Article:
As time has continued and he has grown older, we continue to have to make those tough parental decisions. I mentioned that he just turned 5, which means he is old enough to go to Kindergarten next year.  However, we are choosing to keep him in preschool for one more year.  We feel that one more year to receive speech and occupational therapy both in school and through a private practice will benefit him tremendously.  It has not been an easy decision.  But we have made the decision we feel is best, after praying about it and talking about it.  So as I have gone through these past few weeks, reflecting on the life and accomplishments of my son, it has been a good reminder to me.  The things that are so big and weigh so heavy on us, will be a mere memory as we look back on their life.  I don't say this to make light of things, for I know how hard we love!  But what I am saying is this:  My prayer is that one day my children will trust us and our discernment with the decisions we made and if they don't, that they extend us grace in our short comings and recognize our love and heart above all.
Today was Corban's last day of school.  I am so proud of him and how much he has overcome!  I can't wait to see what one more year brings.

Sunday, May 5, 2013

Bereaved Mother's Day

Our hearts have been heavy this week.  We had been praying for a baby boy named Hezekiah and he didn’t make it.  I don’t honestly know much of his story and it isn’t mine to share, but his Dad went to school with my husband, both high school and college.  He is also a youth pastor in our former city.  My husband called to ask me to be praying because Hezekiah was in the NICU (at the same hospital all my kiddos were born).  I don’t even know the number of people praying and interceding on his behalf.  In faith, his parents called special prayer vigils and Hezekiah did surpass some of the odds against him.  Yet in spite of these things, he is now in the presence of Jesus in Heaven.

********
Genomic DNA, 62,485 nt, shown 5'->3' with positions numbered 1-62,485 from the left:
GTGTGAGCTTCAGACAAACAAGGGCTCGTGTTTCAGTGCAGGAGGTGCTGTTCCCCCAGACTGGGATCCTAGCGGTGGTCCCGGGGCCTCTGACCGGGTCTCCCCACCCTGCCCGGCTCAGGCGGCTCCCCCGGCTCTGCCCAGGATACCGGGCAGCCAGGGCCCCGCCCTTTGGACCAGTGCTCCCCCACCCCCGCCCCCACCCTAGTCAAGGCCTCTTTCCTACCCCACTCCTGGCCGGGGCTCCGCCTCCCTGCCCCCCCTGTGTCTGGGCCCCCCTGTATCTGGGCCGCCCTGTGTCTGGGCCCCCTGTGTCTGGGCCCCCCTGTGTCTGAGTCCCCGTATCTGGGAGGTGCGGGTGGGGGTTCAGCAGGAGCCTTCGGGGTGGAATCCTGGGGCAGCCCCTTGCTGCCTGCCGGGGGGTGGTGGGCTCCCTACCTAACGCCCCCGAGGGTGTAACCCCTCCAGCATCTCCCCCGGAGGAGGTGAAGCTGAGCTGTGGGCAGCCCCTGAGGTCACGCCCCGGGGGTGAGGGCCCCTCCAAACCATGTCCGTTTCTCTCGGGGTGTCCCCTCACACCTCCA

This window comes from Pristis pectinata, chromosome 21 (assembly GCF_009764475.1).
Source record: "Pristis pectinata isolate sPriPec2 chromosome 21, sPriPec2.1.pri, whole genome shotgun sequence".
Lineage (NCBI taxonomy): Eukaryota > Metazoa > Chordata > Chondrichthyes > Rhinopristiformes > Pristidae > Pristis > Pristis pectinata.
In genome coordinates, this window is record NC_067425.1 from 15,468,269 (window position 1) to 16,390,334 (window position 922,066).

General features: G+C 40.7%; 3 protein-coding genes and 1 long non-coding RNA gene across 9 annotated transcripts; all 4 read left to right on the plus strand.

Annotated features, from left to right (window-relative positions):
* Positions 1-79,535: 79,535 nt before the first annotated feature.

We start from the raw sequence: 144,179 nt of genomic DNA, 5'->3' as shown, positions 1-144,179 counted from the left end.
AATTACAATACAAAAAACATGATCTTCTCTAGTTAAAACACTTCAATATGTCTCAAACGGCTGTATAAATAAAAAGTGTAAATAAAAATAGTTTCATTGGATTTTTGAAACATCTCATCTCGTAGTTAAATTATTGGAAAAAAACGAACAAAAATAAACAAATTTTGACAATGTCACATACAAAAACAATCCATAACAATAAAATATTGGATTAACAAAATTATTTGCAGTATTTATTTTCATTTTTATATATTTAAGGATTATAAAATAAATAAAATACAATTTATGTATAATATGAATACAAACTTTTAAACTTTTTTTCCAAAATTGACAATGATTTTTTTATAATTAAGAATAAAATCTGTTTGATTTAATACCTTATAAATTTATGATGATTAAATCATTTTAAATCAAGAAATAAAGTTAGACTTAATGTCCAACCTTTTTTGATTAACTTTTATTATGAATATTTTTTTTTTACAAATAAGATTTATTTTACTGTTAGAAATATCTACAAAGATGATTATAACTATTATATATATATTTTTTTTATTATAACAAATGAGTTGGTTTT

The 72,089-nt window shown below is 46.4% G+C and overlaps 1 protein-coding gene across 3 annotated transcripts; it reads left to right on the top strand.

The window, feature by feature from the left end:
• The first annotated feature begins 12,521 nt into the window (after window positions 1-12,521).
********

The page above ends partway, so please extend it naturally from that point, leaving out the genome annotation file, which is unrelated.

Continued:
Even as I write this I am drawn to tears for this family, whom I have never met.  My heart aches so deeply for them.  I grieve for them as someone who has experienced loss.   As I have gone to bed at night, I surround them in prayer because I know that night time is the worst.  During the day you can busy yourself with so many things, but at night, when the darkness surrounds you, all you can see is your baby and memories haunt you.
I want to share something with you that maybe no one has shared before or maybe you haven’t really given it much thought.  I want to share with you a few things to do and not to do if you encounter someone who is grieving. 

  • Be there for your friend if she wants you around.  Some women want to be alone and some women want company.
  • Be a listening and sympathetic ear.  You don’t have to speak.  You don’t have to have the answers. 
  • Don’t rush her to get back to normal or get rid of things if she isn’t ready. 
  • Ask her how you can help-maybe give her specific examples like a meal, cleaning, etc.
  • Make something or donate something in honor of her loved one.
  • Don’t use clich├ęs.  Most often they will end up in hurt.
  • Understand that she may be unpredictable (especially in the first few weeks). 
  • Allow her to grieve however she sees fit; there is no right or wrong way to grieve. 

I have “met” some beautiful women, thanks to Callie Grace.  We probably will never meet on earth, but I know that one day we will stand together with our children.  I am thankful for their lives and their stories.  I hurt for them and ache for their children too.  Yet I am honored to walk alongside them through their grief journey.  I want to allow you the opportunity to pass along my information to anyone who you feel would benefit.  You never need to ask for my permission or anything of that nature.  I love talking about Callie and I am blessed to be able to come alongside women who have suffered loss. If you have any additional advice, please post it as a comment! Blessings to you, my friends.